Instead, pet owners were encouraged to report deaths and illness to the FDA. But when they tried to file reports, there was no place on the agency's Web site to do so and nothing but endless busy signals when people tried to call.

Veterinarians didn't fare much better. They were asked to report cases to their state veterinarian's office, but one feline veterinary blog, vetcetera, which surveyed all official state veterinarian Web sites, found that only eight had any independent information about the recall, and only 24 even mentioned it at all. Only one state, Vermont, had a request on their site for veterinarians to report pets whose illnesses or deaths they suspect are related to the recall. And as of today, there is no longer a notice that veterinarians should report suspected cases to their state veterinarians on the Web site of the American Veterinary Medical Association.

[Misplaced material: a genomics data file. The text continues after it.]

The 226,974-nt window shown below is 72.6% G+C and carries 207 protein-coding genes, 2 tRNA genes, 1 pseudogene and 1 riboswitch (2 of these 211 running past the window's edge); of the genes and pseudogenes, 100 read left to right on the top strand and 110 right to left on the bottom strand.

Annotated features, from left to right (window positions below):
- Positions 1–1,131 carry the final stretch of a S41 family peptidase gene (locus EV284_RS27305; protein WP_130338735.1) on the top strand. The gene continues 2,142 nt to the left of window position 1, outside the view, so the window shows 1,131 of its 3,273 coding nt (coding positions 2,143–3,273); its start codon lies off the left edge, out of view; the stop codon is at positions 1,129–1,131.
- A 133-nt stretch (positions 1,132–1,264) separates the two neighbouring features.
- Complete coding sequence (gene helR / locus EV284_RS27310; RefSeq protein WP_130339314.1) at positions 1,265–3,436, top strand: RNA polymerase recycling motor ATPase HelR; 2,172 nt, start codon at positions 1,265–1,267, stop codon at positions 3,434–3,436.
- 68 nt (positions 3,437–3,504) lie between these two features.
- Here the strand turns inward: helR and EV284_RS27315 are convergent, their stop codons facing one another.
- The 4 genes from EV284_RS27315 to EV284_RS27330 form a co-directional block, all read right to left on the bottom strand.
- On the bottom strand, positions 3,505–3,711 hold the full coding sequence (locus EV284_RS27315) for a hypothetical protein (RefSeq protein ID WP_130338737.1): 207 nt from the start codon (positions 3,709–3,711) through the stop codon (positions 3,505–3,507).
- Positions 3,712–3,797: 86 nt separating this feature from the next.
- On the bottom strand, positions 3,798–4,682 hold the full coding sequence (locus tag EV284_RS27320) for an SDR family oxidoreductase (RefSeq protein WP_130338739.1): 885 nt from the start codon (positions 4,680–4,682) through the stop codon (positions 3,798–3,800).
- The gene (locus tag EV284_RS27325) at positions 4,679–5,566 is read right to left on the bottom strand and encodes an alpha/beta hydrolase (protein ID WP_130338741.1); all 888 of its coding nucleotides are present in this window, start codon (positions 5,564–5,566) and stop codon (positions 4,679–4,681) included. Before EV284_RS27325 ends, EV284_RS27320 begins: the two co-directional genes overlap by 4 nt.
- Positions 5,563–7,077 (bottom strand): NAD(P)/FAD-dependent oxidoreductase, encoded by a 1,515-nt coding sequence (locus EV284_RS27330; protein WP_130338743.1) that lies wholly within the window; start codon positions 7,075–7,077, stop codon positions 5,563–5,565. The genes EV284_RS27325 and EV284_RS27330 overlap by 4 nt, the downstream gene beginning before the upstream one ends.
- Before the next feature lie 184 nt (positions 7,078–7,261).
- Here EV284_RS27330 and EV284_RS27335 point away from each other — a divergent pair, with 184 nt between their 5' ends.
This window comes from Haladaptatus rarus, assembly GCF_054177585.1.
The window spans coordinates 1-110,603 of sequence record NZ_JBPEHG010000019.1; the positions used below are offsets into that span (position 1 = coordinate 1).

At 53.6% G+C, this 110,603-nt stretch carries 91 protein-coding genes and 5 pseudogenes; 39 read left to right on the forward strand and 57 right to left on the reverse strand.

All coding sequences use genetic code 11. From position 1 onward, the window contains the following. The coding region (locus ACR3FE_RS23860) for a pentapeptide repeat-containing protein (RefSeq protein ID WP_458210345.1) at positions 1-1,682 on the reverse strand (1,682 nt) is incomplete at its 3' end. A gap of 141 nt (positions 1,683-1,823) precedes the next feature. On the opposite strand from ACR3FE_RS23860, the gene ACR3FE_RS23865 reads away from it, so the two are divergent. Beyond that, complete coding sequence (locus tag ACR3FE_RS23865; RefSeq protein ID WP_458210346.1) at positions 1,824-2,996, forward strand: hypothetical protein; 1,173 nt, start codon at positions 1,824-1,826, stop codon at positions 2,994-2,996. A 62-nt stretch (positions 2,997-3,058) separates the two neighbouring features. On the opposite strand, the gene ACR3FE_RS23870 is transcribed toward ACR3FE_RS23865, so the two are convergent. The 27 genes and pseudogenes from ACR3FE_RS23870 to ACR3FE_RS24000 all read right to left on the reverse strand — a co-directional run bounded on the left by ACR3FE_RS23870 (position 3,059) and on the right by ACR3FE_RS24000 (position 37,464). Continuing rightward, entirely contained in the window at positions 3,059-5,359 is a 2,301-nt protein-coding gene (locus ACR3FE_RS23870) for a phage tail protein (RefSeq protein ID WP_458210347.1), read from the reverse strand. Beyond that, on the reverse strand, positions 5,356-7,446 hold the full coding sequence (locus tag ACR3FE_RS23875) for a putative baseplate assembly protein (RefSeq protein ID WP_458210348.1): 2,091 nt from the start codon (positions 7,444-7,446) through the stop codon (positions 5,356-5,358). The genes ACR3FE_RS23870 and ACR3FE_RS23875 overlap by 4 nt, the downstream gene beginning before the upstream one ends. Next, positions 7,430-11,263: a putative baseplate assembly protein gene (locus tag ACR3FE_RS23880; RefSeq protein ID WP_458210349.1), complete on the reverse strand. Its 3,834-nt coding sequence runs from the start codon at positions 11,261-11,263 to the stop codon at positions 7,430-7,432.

The lack of any notification system was extremely hard on veterinarians, many of whom first heard about the problem on the news or from their clients. Professional groups such as the Veterinary Information Network were crucial in disseminating information about the recall to their members, but not all vets belong to VIN, and not all vets log on to VIN on the weekend (the Menu press release, like most corporate or government bad news, was issued on a Friday).

But however difficult this recall has been for veterinarians, no one has felt its impact more than the owners of affected dogs and cats. While the pet media and bloggers continued to push the story, the most powerful force driving it was the grief of pet owners, many of them fueled by anger because they felt that their pet's death or illness wasn't being counted.